When Mel and Harald came up with the idea of the Homeless World Cup at the end of the nineties, media and political attention was certainly little focussed on the subject of homelessness. They, however, understood that homelessness was at the very core of the new poverty, especially. But not only, in advanced societies where informal housing, quite common in developing countries, was much frowned upon and repressed by the authorities.

I attended six editions of the Homeless World Cup and the contacts I developed with the participants made me understand better the mechanics of becoming homeless. It is an inelectubable process, one loses one’s job, then one’s partner, then one’s house, one loses one’s social relations, it often leads to substance abuse, loss of all social contacts, anomie and exclusion from society.

20 years after the launching of the Homeless World Cup, homelessness is much more of a focus of attention worldwide and the plague has spread exponentially, affecting even former members of the middle-class.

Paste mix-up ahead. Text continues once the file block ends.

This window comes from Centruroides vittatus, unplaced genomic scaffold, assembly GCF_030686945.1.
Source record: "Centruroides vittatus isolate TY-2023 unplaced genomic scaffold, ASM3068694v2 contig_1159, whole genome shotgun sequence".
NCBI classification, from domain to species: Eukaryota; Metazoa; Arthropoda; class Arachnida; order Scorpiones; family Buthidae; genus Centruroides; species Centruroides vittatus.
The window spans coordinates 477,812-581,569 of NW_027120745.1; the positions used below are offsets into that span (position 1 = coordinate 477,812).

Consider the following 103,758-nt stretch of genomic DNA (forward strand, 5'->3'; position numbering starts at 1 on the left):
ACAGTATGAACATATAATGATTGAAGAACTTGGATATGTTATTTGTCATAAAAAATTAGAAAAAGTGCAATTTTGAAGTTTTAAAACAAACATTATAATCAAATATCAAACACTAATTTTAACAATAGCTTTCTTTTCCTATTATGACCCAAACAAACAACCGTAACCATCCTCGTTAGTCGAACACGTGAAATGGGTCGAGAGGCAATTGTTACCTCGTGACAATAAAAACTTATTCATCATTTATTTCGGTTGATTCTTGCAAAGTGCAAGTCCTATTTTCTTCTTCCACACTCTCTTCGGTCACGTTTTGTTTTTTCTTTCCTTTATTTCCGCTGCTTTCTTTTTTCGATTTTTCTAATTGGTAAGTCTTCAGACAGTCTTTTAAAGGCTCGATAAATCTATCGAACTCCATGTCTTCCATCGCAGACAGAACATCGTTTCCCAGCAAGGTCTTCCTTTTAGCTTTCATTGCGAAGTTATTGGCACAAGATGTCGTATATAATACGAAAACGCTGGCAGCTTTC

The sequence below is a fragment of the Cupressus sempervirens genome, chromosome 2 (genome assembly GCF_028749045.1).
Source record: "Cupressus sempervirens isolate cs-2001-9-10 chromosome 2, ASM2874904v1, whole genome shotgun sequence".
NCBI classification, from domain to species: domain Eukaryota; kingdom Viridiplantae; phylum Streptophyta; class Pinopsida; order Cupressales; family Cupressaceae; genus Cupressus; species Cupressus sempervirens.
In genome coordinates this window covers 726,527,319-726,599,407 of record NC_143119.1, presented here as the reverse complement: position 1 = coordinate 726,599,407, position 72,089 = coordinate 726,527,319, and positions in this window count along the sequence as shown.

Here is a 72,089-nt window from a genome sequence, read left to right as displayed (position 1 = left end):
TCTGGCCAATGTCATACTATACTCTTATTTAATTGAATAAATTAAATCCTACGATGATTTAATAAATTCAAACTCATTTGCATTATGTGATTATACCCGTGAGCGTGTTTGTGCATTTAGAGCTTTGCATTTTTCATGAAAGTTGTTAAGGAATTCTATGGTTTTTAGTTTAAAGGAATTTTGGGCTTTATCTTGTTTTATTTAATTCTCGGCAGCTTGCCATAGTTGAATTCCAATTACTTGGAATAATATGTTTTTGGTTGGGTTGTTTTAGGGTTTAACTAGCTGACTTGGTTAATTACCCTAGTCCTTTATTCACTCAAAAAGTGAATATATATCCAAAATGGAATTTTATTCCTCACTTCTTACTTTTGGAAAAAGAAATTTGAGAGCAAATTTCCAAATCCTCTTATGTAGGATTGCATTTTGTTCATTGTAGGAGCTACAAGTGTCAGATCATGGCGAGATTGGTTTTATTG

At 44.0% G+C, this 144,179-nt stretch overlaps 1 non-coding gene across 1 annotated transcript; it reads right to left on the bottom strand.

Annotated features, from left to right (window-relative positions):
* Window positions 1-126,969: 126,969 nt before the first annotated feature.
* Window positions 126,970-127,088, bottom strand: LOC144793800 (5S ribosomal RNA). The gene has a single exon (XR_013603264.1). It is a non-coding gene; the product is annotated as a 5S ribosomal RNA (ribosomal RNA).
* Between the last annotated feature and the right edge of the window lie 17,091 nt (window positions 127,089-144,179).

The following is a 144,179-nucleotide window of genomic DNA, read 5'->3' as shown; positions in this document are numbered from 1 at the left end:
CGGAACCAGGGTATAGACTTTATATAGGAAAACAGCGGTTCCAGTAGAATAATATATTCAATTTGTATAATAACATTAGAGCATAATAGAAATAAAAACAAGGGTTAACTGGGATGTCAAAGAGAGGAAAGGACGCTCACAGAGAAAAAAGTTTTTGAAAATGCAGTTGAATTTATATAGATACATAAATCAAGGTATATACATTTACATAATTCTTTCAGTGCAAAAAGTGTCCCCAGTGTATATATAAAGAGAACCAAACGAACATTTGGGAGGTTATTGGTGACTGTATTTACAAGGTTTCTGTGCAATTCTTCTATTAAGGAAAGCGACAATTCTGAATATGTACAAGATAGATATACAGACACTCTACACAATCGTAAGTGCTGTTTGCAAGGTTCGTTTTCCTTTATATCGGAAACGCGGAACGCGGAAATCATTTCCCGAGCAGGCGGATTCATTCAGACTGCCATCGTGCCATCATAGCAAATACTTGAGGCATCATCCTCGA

It is not rare to see the top international media carry extensive coverage of homelessness and politicians vowing to help eradicate the problem.

I have no doubt that apart from significantly helping its participants the Homeless World Cup has also raised the awareness of the situation among football fans, opinion leaders worldwide and the political elite.

In this new context, the Million Seater Stadium is the logical follow up to the Homeless World Cup. While the World cup can continue to mobilise at the grassroots and
help those in need, the stadium can increase the commitment of the football community by harnessing the resources of leagues, clubs, fans and professional players.

Literally, hundreds of past and present players have created foundations in their names and so have clubs and leagues. Often these foundations lack focus and purpose and lead to a scattering of resources into very small or ill-defined projects involving a vague social use of
football.

The Million Seater Stadium can instead provide the necessary focus and economies of scale by concentrating on a well-defined, widely acknowledged problem and
aggregating private, non-governmental and public resources to mobilise and energise international public opinion. Homelessness lies at the core of all social evil where it weakens, corrodes and eventually destroys all social safety nets and fabric.

Fighting homelessness rebuilds elementary social ties and relations and allows to apprehend all related issues, such as substance abuse, violence and crime.

To do this the Million Seater Stadium proposes to organise one of the most tightly knitted, youthful and dynamic of communities, the football community. Let us all give it a hand: don’t build walls, build roofs, walls divide, roofs unite!

 

William Gaillard